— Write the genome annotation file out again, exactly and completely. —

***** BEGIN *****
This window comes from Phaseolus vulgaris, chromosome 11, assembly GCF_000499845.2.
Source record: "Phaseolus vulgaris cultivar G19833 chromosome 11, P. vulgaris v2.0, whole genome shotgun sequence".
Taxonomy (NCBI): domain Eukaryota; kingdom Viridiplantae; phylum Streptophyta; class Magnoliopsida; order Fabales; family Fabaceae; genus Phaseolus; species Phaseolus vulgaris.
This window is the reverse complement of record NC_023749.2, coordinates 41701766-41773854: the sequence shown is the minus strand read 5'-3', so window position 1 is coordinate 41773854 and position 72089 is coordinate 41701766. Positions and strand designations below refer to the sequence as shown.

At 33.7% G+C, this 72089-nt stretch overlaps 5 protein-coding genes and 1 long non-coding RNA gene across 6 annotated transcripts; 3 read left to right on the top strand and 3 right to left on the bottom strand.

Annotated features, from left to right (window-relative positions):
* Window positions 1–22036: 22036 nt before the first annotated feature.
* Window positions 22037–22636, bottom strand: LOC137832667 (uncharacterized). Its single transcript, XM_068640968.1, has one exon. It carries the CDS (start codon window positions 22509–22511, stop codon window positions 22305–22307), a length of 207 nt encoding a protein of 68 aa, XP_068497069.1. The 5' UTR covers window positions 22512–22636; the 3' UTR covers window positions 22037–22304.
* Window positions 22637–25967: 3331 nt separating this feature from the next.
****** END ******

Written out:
This window comes from Phaseolus vulgaris, chromosome 11, assembly GCF_000499845.2.
Source record: "Phaseolus vulgaris cultivar G19833 chromosome 11, P. vulgaris v2.0, whole genome shotgun sequence".
Taxonomy (NCBI): domain Eukaryota; kingdom Viridiplantae; phylum Streptophyta; class Magnoliopsida; order Fabales; family Fabaceae; genus Phaseolus; species Phaseolus vulgaris.
This window is the reverse complement of record NC_023749.2, coordinates 41701766-41773854: the sequence shown is the minus strand read 5'-3', so window position 1 is coordinate 41773854 and position 72089 is coordinate 41701766. Positions and strand designations below refer to the sequence as shown.

At 33.7% G+C, this 72089-nt stretch overlaps 5 protein-coding genes and 1 long non-coding RNA gene across 6 annotated transcripts; 3 read left to right on the top strand and 3 right to left on the bottom strand.

Annotated features, from left to right (window-relative positions):
* Window positions 1–22036: 22036 nt before the first annotated feature.
* Window positions 22037–22636, bottom strand: LOC137832667 (uncharacterized). Its single transcript, XM_068640968.1, has one exon. It carries the CDS (start codon window positions 22509–22511, stop codon window positions 22305–22307), a length of 207 nt encoding a protein of 68 aa, XP_068497069.1. The 5' UTR covers window positions 22512–22636; the 3' UTR covers window positions 22037–22304.
* Window positions 22637–25967: 3331 nt separating this feature from the next.